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Back in 2000 Brian Gannon of CYC-Net conducted an email interview with me. In response to one question - "It is often said that the success of therapeutic programmes is a function of the leader - that programmes are successful because of an inspired and charismatic director? Do you find this so?" - I wrote "The simple answer is 'No'. Do you want a more complex answer?" I'd be intrigued to see what my more complex answer would have been.

To the question "What do you think are the positives and negatives of the 'isolation' implied by milieu treatment? What variations have been developed around this "enclosed" system." I answered:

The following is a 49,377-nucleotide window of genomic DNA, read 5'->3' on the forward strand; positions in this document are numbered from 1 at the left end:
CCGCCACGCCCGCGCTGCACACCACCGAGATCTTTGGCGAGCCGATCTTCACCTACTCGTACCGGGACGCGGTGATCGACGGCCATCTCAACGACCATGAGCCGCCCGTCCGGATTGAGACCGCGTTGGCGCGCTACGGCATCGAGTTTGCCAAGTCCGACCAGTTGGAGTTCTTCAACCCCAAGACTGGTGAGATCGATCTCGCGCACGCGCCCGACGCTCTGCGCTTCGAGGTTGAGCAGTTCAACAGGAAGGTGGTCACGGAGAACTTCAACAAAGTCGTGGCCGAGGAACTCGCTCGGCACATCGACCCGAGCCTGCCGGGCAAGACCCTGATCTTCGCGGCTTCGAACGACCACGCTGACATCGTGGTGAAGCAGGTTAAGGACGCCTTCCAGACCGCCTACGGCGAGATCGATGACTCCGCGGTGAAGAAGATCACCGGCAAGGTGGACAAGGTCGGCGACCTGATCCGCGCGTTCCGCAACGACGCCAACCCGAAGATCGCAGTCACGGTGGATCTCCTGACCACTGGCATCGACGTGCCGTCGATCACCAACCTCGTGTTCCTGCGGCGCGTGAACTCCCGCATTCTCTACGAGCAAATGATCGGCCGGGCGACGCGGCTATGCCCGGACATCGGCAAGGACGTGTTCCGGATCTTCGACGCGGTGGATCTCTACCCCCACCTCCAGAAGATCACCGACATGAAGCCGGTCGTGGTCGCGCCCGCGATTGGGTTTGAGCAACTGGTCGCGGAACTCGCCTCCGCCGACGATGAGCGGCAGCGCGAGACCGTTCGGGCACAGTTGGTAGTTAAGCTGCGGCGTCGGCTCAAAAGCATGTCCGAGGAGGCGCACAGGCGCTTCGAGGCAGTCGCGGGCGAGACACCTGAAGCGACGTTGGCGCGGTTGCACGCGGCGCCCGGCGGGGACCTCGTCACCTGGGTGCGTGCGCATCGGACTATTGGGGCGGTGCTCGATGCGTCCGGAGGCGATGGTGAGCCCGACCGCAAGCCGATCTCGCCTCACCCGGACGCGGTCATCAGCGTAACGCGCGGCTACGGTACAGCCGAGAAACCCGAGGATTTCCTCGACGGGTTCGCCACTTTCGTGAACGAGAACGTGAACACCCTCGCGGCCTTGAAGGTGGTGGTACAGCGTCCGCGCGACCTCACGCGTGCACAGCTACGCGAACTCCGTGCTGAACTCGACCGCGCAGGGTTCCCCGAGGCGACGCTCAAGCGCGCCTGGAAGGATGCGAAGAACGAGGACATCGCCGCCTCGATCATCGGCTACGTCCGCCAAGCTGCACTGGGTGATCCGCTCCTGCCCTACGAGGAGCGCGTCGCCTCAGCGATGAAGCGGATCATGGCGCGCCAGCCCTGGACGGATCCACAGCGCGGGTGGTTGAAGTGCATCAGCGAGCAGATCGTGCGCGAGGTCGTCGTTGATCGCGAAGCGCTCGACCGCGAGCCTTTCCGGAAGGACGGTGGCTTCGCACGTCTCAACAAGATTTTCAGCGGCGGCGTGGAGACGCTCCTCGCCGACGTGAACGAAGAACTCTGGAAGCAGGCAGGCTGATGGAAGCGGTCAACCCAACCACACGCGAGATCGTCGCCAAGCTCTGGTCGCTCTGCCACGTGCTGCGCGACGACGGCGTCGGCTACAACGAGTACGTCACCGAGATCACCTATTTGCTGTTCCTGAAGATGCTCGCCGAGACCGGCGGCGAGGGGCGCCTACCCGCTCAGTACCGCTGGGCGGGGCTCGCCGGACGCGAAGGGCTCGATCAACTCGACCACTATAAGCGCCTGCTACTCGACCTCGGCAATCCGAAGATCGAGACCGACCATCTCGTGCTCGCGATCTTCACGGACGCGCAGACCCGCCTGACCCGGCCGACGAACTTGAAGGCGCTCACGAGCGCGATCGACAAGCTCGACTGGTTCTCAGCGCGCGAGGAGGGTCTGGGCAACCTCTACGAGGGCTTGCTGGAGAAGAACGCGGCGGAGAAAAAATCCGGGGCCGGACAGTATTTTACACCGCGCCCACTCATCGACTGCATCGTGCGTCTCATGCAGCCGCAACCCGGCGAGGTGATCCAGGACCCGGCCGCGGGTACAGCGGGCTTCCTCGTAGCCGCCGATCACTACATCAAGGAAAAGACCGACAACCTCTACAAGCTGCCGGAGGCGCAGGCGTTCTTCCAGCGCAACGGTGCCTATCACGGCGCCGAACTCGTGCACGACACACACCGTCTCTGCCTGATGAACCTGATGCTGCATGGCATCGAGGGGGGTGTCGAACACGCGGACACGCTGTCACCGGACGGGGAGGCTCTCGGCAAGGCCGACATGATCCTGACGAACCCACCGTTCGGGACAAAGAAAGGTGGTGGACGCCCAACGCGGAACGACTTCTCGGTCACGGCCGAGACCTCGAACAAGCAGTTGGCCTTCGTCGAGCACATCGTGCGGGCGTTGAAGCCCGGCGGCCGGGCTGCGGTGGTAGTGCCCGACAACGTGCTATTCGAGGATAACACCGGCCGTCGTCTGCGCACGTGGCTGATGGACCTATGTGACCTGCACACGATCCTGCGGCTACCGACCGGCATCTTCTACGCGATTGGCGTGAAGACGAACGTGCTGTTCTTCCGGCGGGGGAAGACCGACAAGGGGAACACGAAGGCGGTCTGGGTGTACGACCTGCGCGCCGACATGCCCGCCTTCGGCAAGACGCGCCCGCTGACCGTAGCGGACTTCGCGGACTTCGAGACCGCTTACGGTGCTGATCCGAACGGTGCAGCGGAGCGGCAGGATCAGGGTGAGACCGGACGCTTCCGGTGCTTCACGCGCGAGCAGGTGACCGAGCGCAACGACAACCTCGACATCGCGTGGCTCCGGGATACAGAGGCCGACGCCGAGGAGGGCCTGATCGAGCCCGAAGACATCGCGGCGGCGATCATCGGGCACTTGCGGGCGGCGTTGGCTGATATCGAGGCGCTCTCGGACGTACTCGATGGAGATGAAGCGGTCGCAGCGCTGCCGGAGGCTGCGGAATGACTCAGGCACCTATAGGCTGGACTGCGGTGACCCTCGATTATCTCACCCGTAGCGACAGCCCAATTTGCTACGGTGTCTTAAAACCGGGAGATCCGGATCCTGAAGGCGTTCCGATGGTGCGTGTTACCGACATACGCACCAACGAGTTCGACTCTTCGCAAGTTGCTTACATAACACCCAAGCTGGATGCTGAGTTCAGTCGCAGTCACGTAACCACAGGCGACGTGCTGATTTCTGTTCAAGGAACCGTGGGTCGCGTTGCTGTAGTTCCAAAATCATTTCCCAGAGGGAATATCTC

I don't think 'isolation' is implied by milieu treatment; quite the opposite. Where the difficulty which is being tackled lies in a child's relationship to itself and to others, it is crucial to develop belonging; and while the capacity for relationship is being developed I think both the child and the adult worker have a right to be protected. We don't generally allow people to walk onto a stage in the middle of a performance - that would tend to destroy the magic of the symphony or dance or play which is built up in the relationship between audience and performer - but that is not isolation. Isolation is a cutting off and a defence against relationship, which is precisely what milieu treatment is trying to overcome. Where a relationship - or a system of relationships, as in a children's home, say - has become isolated, then it has almost certainly started to become untherapeutic.